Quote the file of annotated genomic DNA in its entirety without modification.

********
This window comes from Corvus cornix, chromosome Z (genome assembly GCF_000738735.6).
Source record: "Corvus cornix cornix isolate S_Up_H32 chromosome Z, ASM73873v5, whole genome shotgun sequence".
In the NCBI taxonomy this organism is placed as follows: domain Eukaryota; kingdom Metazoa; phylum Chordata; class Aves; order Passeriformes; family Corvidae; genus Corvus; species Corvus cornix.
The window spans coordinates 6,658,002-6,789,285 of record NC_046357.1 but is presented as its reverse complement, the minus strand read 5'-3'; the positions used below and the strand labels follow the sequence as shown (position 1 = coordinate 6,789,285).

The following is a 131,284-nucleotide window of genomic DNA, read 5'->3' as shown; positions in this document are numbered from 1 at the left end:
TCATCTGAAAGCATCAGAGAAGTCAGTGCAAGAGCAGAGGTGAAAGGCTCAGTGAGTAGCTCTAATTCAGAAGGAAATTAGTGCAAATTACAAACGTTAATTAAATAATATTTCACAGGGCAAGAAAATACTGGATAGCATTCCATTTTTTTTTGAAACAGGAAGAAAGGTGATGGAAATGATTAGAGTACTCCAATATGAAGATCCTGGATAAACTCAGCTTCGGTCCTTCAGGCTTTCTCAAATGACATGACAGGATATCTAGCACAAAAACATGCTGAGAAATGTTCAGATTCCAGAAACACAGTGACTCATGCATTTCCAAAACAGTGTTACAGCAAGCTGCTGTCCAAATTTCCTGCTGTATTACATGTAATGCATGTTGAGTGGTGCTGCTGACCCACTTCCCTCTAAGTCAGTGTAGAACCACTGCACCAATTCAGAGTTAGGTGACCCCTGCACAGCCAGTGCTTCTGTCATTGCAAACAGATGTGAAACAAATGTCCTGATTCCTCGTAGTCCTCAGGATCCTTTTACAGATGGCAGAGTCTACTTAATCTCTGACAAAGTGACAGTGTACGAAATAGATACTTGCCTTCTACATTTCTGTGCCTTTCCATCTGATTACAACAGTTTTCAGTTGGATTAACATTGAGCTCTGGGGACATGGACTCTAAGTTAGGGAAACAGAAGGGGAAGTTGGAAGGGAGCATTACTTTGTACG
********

This window comes from Corvus cornix, chromosome Z (genome assembly GCF_000738735.6).
Source record: "Corvus cornix cornix isolate S_Up_H32 chromosome Z, ASM73873v5, whole genome shotgun sequence".
In the NCBI taxonomy this organism is placed as follows: domain Eukaryota; kingdom Metazoa; phylum Chordata; class Aves; order Passeriformes; family Corvidae; genus Corvus; species Corvus cornix.
The window spans coordinates 6,658,002-6,789,285 of record NC_046357.1 but is presented as its reverse complement, the minus strand read 5'-3'; the positions used below and the strand labels follow the sequence as shown (position 1 = coordinate 6,789,285).

The following is a 131,284-nucleotide window of genomic DNA, read 5'->3' as shown; positions in this document are numbered from 1 at the left end:
TCATCTGAAAGCATCAGAGAAGTCAGTGCAAGAGCAGAGGTGAAAGGCTCAGTGAGTAGCTCTAATTCAGAAGGAAATTAGTGCAAATTACAAACGTTAATTAAATAATATTTCACAGGGCAAGAAAATACTGGATAGCATTCCATTTTTTTTTGAAACAGGAAGAAAGGTGATGGAAATGATTAGAGTACTCCAATATGAAGATCCTGGATAAACTCAGCTTCGGTCCTTCAGGCTTTCTCAAATGACATGACAGGATATCTAGCACAAAAACATGCTGAGAAATGTTCAGATTCCAGAAACACAGTGACTCATGCATTTCCAAAACAGTGTTACAGCAAGCTGCTGTCCAAATTTCCTGCTGTATTACATGTAATGCATGTTGAGTGGTGCTGCTGACCCACTTCCCTCTAAGTCAGTGTAGAACCACTGCACCAATTCAGAGTTAGGTGACCCCTGCACAGCCAGTGCTTCTGTCATTGCAAACAGATGTGAAACAAATGTCCTGATTCCTCGTAGTCCTCAGGATCCTTTTACAGATGGCAGAGTCTACTTAATCTCTGACAAAGTGACAGTGTACGAAATAGATACTTGCCTTCTACATTTCTGTGCCTTTCCATCTGATTACAACAGTTTTCAGTTGGATTAACATTGAGCTCTGGGGACATGGACTCTAAGTTAGGGAAACAGAAGGGGAAGTTGGAAGGGAGCATTACTTTGTACG